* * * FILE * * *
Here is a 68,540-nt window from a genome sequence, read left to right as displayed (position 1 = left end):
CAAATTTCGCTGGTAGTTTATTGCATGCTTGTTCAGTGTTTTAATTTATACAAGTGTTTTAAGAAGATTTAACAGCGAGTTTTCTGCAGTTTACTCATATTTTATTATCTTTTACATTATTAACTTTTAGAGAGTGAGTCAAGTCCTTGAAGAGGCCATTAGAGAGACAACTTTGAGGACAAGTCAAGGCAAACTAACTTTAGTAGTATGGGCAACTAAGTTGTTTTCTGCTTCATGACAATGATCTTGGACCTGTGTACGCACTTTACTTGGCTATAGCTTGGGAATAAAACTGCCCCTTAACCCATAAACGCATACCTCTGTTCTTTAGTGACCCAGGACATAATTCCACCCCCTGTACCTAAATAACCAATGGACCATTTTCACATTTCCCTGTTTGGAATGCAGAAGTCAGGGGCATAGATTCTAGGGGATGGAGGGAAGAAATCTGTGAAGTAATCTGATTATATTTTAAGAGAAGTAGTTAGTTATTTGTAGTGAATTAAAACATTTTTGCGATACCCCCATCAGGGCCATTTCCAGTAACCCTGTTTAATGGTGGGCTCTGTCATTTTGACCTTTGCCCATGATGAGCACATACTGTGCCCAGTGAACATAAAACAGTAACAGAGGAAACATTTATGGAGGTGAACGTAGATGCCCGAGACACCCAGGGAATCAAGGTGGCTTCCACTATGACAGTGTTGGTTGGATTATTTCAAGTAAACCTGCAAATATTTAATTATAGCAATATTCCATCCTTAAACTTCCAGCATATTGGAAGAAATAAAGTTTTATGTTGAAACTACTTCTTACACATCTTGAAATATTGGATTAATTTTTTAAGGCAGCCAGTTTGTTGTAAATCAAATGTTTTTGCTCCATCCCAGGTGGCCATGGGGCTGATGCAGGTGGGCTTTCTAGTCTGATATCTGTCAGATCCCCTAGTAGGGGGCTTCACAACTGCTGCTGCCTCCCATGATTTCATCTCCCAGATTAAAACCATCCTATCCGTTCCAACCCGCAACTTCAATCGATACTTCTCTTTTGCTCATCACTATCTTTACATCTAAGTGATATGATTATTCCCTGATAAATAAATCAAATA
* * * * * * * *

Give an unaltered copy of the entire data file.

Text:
Here is a 68,540-nt window from a genome sequence, read left to right as displayed (position 1 = left end):
CAAATTTCGCTGGTAGTTTATTGCATGCTTGTTCAGTGTTTTAATTTATACAAGTGTTTTAAGAAGATTTAACAGCGAGTTTTCTGCAGTTTACTCATATTTTATTATCTTTTACATTATTAACTTTTAGAGAGTGAGTCAAGTCCTTGAAGAGGCCATTAGAGAGACAACTTTGAGGACAAGTCAAGGCAAACTAACTTTAGTAGTATGGGCAACTAAGTTGTTTTCTGCTTCATGACAATGATCTTGGACCTGTGTACGCACTTTACTTGGCTATAGCTTGGGAATAAAACTGCCCCTTAACCCATAAACGCATACCTCTGTTCTTTAGTGACCCAGGACATAATTCCACCCCCTGTACCTAAATAACCAATGGACCATTTTCACATTTCCCTGTTTGGAATGCAGAAGTCAGGGGCATAGATTCTAGGGGATGGAGGGAAGAAATCTGTGAAGTAATCTGATTATATTTTAAGAGAAGTAGTTAGTTATTTGTAGTGAATTAAAACATTTTTGCGATACCCCCATCAGGGCCATTTCCAGTAACCCTGTTTAATGGTGGGCTCTGTCATTTTGACCTTTGCCCATGATGAGCACATACTGTGCCCAGTGAACATAAAACAGTAACAGAGGAAACATTTATGGAGGTGAACGTAGATGCCCGAGACACCCAGGGAATCAAGGTGGCTTCCACTATGACAGTGTTGGTTGGATTATTTCAAGTAAACCTGCAAATATTTAATTATAGCAATATTCCATCCTTAAACTTCCAGCATATTGGAAGAAATAAAGTTTTATGTTGAAACTACTTCTTACACATCTTGAAATATTGGATTAATTTTTTAAGGCAGCCAGTTTGTTGTAAATCAAATGTTTTTGCTCCATCCCAGGTGGCCATGGGGCTGATGCAGGTGGGCTTTCTAGTCTGATATCTGTCAGATCCCCTAGTAGGGGGCTTCACAACTGCTGCTGCCTCCCATGATTTCATCTCCCAGATTAAAACCATCCTATCCGTTCCAACCCGCAACTTCAATCGATACTTCTCTTTTGCTCATCACTATCTTTACATCTAAGTGATATGATTATTCCCTGATAAATAAATCAAATA